George Steiner, "A Kind of Survivor", Language and Silence. Essays 1958-1966, Penguin: Harmondsworth, 1969, pp. 132-33.

See also Husk and kernel.

Thursday, 9 October 2014


Bellarmin (1) makes sweating and crowding one of the chief torments of Hell, which Lessius (2) (no doubt after an actual and careful survey,) affirms to be exactly a Dutch mile (about a league and a half English,), in diameter. But Ribera (3), grounding his map on deductions from the Apocalypse, makes it 200 Italian miles. Lessius, it may be presumed, was a Protestant, for whom, of course, a smaller Hell would suffice.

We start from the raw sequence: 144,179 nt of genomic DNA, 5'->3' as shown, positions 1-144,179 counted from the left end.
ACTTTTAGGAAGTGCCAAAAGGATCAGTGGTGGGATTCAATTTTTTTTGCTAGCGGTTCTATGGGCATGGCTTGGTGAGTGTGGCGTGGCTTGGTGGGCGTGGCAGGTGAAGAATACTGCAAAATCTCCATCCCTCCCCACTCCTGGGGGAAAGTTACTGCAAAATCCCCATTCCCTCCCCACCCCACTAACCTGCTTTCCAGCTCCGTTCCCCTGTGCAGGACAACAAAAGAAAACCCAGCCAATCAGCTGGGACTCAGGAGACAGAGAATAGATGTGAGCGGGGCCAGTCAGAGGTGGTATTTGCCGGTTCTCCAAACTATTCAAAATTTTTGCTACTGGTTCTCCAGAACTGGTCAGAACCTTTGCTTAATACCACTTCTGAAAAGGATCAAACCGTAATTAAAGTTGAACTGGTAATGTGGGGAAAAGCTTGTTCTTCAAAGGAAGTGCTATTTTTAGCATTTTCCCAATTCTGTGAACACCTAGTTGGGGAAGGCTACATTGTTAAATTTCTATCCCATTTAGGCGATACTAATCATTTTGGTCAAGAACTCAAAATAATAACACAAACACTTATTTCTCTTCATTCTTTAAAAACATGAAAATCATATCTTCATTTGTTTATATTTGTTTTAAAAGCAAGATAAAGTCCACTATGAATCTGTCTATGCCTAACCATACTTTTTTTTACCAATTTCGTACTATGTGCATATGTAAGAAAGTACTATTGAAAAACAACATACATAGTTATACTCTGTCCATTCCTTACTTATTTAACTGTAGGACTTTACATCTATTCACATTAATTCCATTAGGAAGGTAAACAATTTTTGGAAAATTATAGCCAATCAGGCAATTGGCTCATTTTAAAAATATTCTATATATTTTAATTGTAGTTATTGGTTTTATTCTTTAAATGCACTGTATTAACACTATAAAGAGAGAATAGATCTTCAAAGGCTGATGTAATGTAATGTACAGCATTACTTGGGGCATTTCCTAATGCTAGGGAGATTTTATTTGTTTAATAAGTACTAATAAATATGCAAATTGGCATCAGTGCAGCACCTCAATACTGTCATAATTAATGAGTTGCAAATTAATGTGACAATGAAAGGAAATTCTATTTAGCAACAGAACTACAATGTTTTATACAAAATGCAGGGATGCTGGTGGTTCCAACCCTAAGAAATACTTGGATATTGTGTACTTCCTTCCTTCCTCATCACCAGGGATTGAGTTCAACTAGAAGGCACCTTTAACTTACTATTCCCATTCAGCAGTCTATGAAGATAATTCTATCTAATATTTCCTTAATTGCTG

In the early part of the last century an enquiry was published by the Rev. Tobias Swinden, into the nature and place of Hell (4). The former, according to this Divine, had been accurately understood, burning being the punishment, and the duration without end; but as to the "local habitation" of the reprobate, all opinions had been erroneous. Drexelius (5) had estimated the sum total of the damned at one hundred thousand millions, all of whom, (like Lessius) he calculated might be contained within a square German mile, and not stowed closer than negroes in a Liverpool slave ship: but this appeared to the English Theologian "a poor, mean, and narrow conception both of the numbers of the damned, and of the dimensions of Hell"; for if their immateriality and compressibility were to be alleged, you might as well, he said, squeeze them at once into a common baker's oven. His ideas were upon a grander scale. There was not room enough, according to him, in the centre of the earth for "Eternal Tophet". Burnet's (6) absorpt sun he thought a much more noble idea of such a furnace of fire. But his own opinion was, that Tophet was our very Sun, which must be acknowledged by all to be capacious enough for the purpose. The time of the sun's creation is a strong reason for admitting the hypothesis, being just after the fall of the Devil and his angels. It is true that the sun is said to have been made on the fourth day; but light, and evening and morning, are mentioned as having previously existed; now these as proceeding from the sun, could not have been before it; making on the fourth day therefore can only mean putting it in motion. The darkness which is predicated of Tophet may at first, he admits, seem an objection, but it exists in the maculae, the spots of the sun, which may be deep caverns and dens, proper seats of the blackness of darkness. Upon this hypothesis, the reason why sun-worship has been found so widely extended becomes manifest; it would be as peculiarly acceptable to Satan, as serpent-worship is known to have been.